Forceps Reduction of the Syndesmosis in Rotational Ankle Fractures A Cadaveric Study

Department of Orthopaedics and Rehabilitation, University of Iowa Hospitals and Clinics, 200 Hawkins Drive, 01008 JPP, Iowa City, IA 52242. E-mail address for P. Phisitkul: . E-mail address for T. Ebinger: . E-mail address for J.L. Marsh: .
The Journal of Bone and Joint Surgery (Impact Factor: 5.28). 12/2012; 94(24):2256-61. DOI: 10.2106/JBJS.K.01726
Source: PubMed


Recent studies have shown that it is difficult to accurately reduce and assess the reduction of the syndesmosis after ankle injury. The syndesmosis is most commonly reduced with use of reduction clamps to compress across the tibia and fibula. However, intraoperative techniques to optimize forceps reductions to restore syndesmotic relationships accurately have not been systematically studied. The purpose of the present study was to evaluate the accuracy of syndesmosis reduction with different rotational vectors of clamp placement.
Ten through-the-knee cadaveric specimens were used. Markers were placed on the tibia and fibula to produce consistent clamp placement and radiographic evaluation. A computed tomographic scan of the ankle was made to serve as a control, followed by a stepwise destabilization of the anterior inferior tibiofibular ligament, syndesmosis, deltoid ligament, small posterior malleolus fracture, and large posterior malleolus fracture. Following each step in the destabilization, clamps were applied to compress the syndesmosis at varying angles and computed tomography was performed to measure the alignment of the syndesmosis as compared with that on the control scan.
In all degrees of induced instability, and for all vectors of clamp placement, a small but consistent amount of overcompression of the syndesmosis was observed. The average overcompression (and standard deviation) for all samples was 0.93 ± 0.70 mm. Both obliquely oriented clamp arrangements consistently caused fibular malreductions in the sagittal plane. Placing the clamp in the neutral anatomical axis reduced the syndesmosis most accurately, with an average displacement of 0.1 ± 0.77 mm compared with control through all degrees of instability.
Clamp placement in the neutral anatomical axis reduced the syndesmosis most accurately in our cadaveric model, although slight overcompression was frequently observed. Placing the clamp obliquely malreduced the unstable syndesmosis.
Clamp placement in the neutral anatomical axis appears to be preferred in the syndesmosis reduction.

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Available from: Phinit Phisitkul, Mar 13, 2015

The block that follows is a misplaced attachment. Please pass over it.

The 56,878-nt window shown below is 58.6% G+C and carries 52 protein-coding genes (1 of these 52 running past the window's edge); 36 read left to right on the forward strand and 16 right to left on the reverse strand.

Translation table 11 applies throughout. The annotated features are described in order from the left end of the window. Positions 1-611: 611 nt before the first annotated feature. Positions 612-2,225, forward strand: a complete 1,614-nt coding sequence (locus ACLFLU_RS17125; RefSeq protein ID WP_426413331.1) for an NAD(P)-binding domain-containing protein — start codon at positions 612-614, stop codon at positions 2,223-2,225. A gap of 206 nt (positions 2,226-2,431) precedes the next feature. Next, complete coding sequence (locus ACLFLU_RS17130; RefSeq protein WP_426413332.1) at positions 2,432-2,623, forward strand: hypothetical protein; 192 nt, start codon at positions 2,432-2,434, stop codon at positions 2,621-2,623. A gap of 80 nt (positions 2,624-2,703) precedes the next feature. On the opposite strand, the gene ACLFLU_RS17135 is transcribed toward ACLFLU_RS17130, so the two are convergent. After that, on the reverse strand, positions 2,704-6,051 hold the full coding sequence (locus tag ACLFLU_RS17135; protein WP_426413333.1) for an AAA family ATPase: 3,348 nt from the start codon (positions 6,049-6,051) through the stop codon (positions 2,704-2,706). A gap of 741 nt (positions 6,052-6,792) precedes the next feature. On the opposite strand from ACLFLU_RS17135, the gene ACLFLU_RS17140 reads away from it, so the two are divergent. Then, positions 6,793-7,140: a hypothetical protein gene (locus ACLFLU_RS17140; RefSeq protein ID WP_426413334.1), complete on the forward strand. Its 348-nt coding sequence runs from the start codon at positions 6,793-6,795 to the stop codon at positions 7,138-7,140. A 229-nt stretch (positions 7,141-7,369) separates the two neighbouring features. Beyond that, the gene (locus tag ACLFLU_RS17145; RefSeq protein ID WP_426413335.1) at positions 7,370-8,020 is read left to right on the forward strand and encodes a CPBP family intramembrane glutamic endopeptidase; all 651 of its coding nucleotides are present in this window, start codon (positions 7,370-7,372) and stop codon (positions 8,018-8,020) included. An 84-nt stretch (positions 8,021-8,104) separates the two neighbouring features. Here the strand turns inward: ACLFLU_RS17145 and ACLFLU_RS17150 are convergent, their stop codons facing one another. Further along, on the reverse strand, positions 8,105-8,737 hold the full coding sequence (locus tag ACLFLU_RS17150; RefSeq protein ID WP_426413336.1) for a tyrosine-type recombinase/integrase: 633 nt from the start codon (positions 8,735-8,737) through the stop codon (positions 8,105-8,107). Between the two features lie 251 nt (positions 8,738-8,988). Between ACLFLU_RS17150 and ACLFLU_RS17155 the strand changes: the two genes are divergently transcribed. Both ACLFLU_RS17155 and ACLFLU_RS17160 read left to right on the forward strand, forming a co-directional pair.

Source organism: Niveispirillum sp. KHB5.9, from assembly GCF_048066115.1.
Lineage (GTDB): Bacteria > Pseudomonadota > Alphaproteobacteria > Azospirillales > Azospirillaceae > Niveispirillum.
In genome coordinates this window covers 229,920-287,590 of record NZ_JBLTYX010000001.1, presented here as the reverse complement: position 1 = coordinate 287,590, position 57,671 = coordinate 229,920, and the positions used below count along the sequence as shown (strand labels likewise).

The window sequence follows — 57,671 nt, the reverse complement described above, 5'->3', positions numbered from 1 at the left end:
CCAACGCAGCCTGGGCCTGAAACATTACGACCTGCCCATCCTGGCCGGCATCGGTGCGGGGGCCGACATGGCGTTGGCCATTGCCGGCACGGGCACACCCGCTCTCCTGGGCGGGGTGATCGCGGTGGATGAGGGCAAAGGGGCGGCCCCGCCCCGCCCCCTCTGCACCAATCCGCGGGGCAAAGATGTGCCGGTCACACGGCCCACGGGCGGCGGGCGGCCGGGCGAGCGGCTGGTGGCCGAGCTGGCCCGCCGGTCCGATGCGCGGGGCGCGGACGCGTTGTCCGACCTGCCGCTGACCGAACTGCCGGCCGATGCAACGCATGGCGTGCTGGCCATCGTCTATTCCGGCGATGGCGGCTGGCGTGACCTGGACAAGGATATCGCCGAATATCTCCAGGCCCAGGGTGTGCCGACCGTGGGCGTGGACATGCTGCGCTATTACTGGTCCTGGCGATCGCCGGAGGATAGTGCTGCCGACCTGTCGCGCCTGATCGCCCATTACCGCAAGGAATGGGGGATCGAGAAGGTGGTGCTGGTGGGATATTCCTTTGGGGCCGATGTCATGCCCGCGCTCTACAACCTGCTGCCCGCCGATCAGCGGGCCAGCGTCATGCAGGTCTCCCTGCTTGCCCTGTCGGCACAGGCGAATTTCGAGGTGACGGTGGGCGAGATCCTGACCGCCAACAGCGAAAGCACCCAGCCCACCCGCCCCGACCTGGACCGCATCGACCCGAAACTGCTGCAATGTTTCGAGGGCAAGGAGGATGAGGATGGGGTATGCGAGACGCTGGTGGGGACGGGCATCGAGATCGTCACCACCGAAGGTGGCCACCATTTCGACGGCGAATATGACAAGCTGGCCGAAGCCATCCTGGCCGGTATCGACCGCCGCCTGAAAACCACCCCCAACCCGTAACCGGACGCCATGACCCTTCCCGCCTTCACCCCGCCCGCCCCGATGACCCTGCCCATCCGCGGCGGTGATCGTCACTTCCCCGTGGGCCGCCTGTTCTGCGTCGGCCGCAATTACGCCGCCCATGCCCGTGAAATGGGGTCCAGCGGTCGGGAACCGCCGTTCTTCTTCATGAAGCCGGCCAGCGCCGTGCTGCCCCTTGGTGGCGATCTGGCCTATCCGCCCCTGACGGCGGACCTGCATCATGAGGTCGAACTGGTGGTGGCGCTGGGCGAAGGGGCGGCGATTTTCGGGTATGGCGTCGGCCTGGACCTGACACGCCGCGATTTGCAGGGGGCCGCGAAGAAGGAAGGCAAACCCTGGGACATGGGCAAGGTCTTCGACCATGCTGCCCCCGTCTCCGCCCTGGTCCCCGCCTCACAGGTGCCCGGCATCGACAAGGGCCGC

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    • "There is substantial anatomic variability in the tibiofibular incisure (Elgafy et al. 2010, Mukhopadhyay et al. 2011, Lepojärvi et al. 2013), and the risk for syndesmotic malreduction is especially high in patients with flatter tibiofibular articulations (Elgafy et al. 2010). In these patients, the vector of the reduction clamp is critical for appropriately positioning the fibula within the tibiofibular incisure during syndesmotic reduction (Phisitkul et al. 2012). "

    Full-text · Article · Feb 2015 · Acta orthopaedica. Supplementum

  • No preview · Article · Apr 2013 · Foot & Ankle International
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    ABSTRACT: Use of Computed Tomography (CT) to evaluate syndesmotic reduction following injury has significantly increased in recent years. The aim of this study was to compare existing clinical measurements of syndesmotic reduction to gold standard measurements of fibular motion obtained from a full 3D model. Three common clinical measures for assessing syndesmotic congruity on axial CT slices were identified in the literature. Each measure was manually performed on 170 cadaveric ankle CT scans obtained with variable degrees of simulated syndesmotic displacement. Clinical measures were assessed for intraobserver and interobserver reliability and compared to objective measures of true medial/lateral and anterior/posterior translation and fibular rotation that were obtained from a 3D model. Pearson correlation coefficients (PCC) were computed to determine which clinical measurements were most accurate for describing syndesmotic motion obtained from the 3D model. All three clinical measurement techniques demonstrated good to excellent interobserver and intraobserver reliability. Medial/lateral displacement of the fibula was best correlated with the difference between the anterior and posterior tibiofibular joint space measurements described by Elgafy et al (PCC = 0.29 small correlation). Anterior/posterior displacement of the fibula was well correlated with the anterior/posterior measurement described by Phisitkul et al (PCC = 0.69 large correlation). Fibular rotation was best correlated with the average of the Elgafy anterior and posterior tibiofibular joint space measurements (PCC = 0.33, moderate correlation). Proximal/ distal displacement of the lateral malleolus was best correlated with the Elgafy posterior tibiofibular joint space measurement (PCC = 0.49, moderate correlation). While the clinical measurements were adequately reproducible, they showed only moderate to small correlations with the 3D measurements of movement of the fibula in the longitudinal, medial/lateral or rotational directions. The only fibular translation measured by the 3D model that was well described by the three clinical measures was fibular movement in the anterior/ posterior direction. This work demonstrates a need for improved clinical measurements of syndesmotic congruity on axial CT scans to serve as surrogates for the true movement of the fibula.
    Full-text · Article · Sep 2013 · The Iowa orthopaedic journal
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